Thu, Jul 12, 2018 - Page 8 News List

Cross-strait ‘status quo’ is a myth

By Jack Broome

Since the start of President Tsai Ing-wen’s (蔡英文) administration, Beijing has intensified its diplomatic assault. Over the past two-and-a-half years, four countries have switched recognition from Taiwan to China — Sao Tome and Principe in 2016, Panama last year and, this year alone, the Dominican Republic and Burkina Faso, both in May.

In addition, a deal between Beijing and the Vatican on the appointment of bishops continues to edge closer to completion and is seen as the last obstacle to establishing diplomatic relations.

Beijing has also reverted to blocking Taiwan’s participation in international governmental organizations such as the World Health Assembly, the International Criminal Police Organization and the International Civil Aviation Organization.

In general, Tsai’s approach to cross-strait relations has been marked by a strong sense of pragmatism. However, she has faced difficultly balancing opposing forces within her own party. The more radical elements of the DPP tend to advocate strongly for Taiwanese independence and are concerned that Tsai is not doing enough to support this goal.

For the presidential elections in 2020, it has been rumored that Premier William Lai (賴清德), who has openly called for independence on several occasions, is now the favored candidate for the party’s hardline members.

On the other hand, to attract more moderate voters during the 2016 election, Tsai promised to work to maintain the “status quo.” Upon election, Tsai even made the unprecedented move of being the first DPP president to acknowledge the “historical fact” of the so-called “1992 consensus,” albeit without accepting its validity. However, this did not stop Beijing from suspending diplomatic contact with Taiwan.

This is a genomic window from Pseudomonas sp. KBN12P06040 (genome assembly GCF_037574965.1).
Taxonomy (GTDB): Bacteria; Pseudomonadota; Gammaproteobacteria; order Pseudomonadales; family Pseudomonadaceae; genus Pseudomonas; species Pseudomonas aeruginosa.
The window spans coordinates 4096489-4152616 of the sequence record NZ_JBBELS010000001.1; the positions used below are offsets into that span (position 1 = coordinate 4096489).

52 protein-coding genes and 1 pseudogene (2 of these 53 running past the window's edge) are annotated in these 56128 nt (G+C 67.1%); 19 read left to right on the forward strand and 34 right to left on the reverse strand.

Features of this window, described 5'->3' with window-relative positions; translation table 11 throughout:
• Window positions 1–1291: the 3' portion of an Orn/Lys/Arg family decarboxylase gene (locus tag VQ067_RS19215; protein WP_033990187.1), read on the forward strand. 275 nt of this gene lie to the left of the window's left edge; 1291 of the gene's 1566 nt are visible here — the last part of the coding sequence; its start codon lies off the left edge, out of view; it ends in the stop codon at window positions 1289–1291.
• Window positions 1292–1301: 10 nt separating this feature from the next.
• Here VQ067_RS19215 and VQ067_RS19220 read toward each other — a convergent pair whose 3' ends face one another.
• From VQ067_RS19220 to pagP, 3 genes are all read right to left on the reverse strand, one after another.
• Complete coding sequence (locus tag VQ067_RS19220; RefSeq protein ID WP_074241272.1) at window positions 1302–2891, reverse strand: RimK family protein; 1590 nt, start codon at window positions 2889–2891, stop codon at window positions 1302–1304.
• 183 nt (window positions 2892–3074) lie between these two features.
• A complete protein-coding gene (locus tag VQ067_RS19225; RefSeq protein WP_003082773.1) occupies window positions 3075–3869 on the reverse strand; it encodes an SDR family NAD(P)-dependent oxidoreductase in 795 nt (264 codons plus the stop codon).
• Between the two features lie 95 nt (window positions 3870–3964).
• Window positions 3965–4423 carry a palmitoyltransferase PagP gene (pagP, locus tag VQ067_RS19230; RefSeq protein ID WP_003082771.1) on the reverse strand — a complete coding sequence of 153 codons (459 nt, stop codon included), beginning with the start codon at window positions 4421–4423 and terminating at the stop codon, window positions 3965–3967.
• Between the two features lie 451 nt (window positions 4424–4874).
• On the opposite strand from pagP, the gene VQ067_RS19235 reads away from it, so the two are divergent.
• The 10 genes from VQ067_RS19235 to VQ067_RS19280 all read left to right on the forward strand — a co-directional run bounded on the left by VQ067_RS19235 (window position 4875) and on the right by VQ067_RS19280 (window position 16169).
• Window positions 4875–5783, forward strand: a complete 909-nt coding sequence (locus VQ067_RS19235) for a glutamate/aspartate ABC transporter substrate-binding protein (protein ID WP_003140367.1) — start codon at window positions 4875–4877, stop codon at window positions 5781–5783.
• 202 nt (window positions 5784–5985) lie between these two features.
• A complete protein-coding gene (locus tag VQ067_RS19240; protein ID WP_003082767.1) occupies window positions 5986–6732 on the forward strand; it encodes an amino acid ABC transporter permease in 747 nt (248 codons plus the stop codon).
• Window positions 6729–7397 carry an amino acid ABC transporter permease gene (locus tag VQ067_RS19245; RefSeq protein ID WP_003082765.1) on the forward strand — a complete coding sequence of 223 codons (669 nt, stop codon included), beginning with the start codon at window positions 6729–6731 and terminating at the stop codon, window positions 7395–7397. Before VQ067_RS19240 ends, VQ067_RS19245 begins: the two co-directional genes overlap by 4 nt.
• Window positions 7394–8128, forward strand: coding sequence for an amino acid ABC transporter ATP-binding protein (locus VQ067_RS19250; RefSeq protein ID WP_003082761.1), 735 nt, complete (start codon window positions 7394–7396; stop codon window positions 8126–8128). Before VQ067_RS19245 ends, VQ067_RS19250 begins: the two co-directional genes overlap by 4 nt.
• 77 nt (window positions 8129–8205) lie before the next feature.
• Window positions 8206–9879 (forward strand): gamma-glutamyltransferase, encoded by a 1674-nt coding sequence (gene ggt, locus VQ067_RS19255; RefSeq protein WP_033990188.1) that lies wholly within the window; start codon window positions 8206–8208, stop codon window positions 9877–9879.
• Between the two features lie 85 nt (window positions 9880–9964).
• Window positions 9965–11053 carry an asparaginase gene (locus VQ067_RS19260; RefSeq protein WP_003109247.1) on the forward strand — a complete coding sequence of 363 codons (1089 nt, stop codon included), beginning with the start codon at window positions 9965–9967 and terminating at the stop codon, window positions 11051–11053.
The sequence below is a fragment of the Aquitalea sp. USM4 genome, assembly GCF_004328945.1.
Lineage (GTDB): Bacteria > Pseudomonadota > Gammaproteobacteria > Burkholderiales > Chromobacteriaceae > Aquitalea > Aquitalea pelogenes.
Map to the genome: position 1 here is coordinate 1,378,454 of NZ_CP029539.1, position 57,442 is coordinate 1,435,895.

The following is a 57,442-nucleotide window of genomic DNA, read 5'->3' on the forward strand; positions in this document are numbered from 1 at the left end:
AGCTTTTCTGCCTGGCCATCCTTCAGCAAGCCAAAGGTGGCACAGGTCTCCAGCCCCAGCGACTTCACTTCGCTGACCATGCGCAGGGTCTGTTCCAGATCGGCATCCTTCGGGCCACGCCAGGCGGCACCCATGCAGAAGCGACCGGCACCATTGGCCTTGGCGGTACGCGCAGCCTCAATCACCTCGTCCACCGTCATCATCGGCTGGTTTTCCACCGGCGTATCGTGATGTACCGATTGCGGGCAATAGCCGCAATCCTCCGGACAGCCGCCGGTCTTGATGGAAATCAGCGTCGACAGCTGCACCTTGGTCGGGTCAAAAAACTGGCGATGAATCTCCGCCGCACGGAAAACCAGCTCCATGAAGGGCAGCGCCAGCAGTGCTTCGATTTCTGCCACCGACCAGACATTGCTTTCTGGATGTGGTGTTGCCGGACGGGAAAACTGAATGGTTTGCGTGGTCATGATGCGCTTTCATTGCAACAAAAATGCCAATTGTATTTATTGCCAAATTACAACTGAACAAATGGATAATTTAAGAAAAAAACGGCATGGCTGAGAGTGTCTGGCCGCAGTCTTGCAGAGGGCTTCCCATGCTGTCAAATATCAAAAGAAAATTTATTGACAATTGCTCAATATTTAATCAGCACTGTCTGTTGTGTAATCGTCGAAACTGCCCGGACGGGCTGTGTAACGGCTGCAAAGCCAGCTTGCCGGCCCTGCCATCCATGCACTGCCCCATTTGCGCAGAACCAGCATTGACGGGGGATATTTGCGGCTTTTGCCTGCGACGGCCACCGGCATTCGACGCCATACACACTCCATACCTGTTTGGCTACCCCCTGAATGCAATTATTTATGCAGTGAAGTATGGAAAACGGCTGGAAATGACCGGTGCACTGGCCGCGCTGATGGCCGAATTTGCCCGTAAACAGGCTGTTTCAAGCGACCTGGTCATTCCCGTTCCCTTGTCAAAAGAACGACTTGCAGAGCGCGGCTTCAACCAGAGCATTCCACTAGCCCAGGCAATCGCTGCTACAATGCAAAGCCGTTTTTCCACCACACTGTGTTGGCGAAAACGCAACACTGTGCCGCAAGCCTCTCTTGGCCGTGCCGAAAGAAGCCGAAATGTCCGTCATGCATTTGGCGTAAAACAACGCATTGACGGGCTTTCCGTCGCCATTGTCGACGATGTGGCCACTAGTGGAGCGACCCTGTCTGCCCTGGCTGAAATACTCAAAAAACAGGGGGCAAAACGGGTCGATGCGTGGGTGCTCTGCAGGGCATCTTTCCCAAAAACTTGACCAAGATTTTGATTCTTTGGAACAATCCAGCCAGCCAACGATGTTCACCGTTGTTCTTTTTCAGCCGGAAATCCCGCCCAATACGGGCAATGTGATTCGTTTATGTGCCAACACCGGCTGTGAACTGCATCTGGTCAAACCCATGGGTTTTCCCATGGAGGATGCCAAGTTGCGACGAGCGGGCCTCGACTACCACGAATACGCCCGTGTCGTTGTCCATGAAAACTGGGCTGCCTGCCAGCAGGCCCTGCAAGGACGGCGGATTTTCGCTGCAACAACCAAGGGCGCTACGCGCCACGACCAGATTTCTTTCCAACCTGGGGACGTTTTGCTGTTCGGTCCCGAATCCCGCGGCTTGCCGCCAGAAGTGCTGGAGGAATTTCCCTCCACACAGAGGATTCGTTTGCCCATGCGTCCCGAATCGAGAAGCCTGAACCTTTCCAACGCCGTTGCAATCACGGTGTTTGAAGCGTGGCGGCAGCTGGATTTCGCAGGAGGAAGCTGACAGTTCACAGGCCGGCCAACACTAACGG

Cross-strait relations are probably at their worst since the Third Taiwan Strait Crisis in 1995, when China conducted a series of missile tests in the waters surrounding Taiwan. However, the difference now is that the relative balance of power across the Taiwan Strait has tipped dramatically in China’s favor, and China’s clout in the international community continues to grow.

Cognizant of this fact, it is understandable why Tsai is keen not to provoke Beijing. However, the idea that there exists a “status quo” to be maintained is a myth. China has been slowly chipping away at Taiwan’s international standing since 1971, when the Republic of China was expelled from the UN and the PRC was recognized as China’s sole legal representative.

Following the announcement that Burkina Faso had established diplomatic ties with the PRC, Tsai called a rare news conference and delivered a short, but strongly worded speech in which she criticized China for engaging in “checkbook diplomacy” and declared that Beijing had “crossed a bottom line for Taiwanese society.”

In her address given at an exchange program in Taipei this week, Tsai vowed to expand Taiwan’s international space and pointed to the “great support from many like-minded countries” Taiwan has received in the face of “political interference and suppression by China.”

It remains to be seen whether Tsai will follow through with her remarks. Having just passed the halfway mark of her presidency, Tsai’s domestic approval ratings have continued to decline. Major newspapers such as the United Daily News, the China Times and the Liberty Times (sister newspaper of the Taipei Times) place dissatisfaction rates at between 56 percent and 69.9 percent.

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